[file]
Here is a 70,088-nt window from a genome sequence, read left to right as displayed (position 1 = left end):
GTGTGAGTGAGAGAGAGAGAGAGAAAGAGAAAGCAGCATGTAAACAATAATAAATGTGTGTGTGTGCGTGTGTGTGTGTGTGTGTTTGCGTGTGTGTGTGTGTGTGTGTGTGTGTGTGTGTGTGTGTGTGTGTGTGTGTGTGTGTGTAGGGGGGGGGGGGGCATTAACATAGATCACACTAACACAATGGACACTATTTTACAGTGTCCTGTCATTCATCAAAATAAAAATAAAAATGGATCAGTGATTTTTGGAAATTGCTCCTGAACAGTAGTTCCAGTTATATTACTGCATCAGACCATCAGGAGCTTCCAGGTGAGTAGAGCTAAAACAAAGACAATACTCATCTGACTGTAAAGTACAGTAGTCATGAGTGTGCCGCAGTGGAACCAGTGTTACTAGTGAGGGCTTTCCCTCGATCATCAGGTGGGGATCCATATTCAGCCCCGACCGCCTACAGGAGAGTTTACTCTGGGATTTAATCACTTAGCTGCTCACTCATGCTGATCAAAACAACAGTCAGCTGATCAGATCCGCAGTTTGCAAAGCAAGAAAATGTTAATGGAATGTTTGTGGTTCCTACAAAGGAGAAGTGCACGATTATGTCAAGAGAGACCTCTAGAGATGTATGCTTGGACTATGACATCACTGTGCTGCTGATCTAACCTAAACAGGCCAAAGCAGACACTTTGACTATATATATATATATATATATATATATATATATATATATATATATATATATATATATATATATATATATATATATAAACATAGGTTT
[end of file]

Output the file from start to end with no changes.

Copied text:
Here is a 70,088-nt window from a genome sequence, read left to right as displayed (position 1 = left end):
GTGTGAGTGAGAGAGAGAGAGAGAAAGAGAAAGCAGCATGTAAACAATAATAAATGTGTGTGTGTGCGTGTGTGTGTGTGTGTGTTTGCGTGTGTGTGTGTGTGTGTGTGTGTGTGTGTGTGTGTGTGTGTGTGTGTGTGTGTGTGTAGGGGGGGGGGGGGCATTAACATAGATCACACTAACACAATGGACACTATTTTACAGTGTCCTGTCATTCATCAAAATAAAAATAAAAATGGATCAGTGATTTTTGGAAATTGCTCCTGAACAGTAGTTCCAGTTATATTACTGCATCAGACCATCAGGAGCTTCCAGGTGAGTAGAGCTAAAACAAAGACAATACTCATCTGACTGTAAAGTACAGTAGTCATGAGTGTGCCGCAGTGGAACCAGTGTTACTAGTGAGGGCTTTCCCTCGATCATCAGGTGGGGATCCATATTCAGCCCCGACCGCCTACAGGAGAGTTTACTCTGGGATTTAATCACTTAGCTGCTCACTCATGCTGATCAAAACAACAGTCAGCTGATCAGATCCGCAGTTTGCAAAGCAAGAAAATGTTAATGGAATGTTTGTGGTTCCTACAAAGGAGAAGTGCACGATTATGTCAAGAGAGACCTCTAGAGATGTATGCTTGGACTATGACATCACTGTGCTGCTGATCTAACCTAAACAGGCCAAAGCAGACACTTTGACTATATATATATATATATATATATATATATATATATATATATATATATATATATATATATATATATATATATATATAAACATAGGTTT